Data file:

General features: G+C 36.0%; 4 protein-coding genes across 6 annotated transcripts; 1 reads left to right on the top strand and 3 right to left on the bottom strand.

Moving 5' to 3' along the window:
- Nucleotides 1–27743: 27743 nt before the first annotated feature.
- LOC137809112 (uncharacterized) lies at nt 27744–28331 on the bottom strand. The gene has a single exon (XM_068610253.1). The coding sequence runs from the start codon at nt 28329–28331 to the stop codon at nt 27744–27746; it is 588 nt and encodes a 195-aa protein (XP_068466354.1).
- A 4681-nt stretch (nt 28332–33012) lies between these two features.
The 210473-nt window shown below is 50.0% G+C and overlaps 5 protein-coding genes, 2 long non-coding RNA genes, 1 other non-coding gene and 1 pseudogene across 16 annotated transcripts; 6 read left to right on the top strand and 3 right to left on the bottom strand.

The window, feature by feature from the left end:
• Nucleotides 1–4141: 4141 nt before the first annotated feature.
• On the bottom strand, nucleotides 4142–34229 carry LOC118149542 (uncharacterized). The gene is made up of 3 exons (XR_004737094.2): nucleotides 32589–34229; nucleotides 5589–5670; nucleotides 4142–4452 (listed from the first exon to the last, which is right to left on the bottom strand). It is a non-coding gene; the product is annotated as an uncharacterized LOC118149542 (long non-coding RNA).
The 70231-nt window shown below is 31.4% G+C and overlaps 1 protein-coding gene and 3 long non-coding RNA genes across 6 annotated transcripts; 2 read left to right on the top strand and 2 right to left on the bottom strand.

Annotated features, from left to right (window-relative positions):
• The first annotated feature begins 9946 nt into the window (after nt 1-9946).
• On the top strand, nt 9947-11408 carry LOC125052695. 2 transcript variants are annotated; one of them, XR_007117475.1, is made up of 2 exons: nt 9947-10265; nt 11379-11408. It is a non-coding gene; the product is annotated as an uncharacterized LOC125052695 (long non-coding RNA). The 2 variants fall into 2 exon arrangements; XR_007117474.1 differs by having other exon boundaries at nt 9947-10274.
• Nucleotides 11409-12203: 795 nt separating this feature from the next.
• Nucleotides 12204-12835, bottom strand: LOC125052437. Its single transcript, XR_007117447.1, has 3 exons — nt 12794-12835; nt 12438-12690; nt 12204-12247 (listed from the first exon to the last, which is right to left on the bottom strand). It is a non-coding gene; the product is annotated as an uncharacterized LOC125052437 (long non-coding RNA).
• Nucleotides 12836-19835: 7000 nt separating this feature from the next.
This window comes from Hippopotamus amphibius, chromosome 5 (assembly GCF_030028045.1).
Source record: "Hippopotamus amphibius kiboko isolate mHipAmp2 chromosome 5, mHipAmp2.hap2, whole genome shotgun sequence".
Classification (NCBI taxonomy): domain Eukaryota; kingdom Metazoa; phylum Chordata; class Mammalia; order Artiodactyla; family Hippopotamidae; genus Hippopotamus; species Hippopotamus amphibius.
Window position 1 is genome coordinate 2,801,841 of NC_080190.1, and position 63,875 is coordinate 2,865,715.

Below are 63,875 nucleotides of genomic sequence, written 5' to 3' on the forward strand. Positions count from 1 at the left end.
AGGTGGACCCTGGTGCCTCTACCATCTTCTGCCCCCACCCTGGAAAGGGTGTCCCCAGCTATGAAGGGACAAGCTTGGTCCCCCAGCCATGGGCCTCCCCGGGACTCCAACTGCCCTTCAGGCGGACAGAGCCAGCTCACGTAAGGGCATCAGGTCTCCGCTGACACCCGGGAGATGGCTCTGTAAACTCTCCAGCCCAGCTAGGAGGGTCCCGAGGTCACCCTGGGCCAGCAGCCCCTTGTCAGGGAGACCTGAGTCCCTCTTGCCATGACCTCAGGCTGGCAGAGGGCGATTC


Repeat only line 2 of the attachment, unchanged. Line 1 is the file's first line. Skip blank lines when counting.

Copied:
Moving 5' to 3' along the window: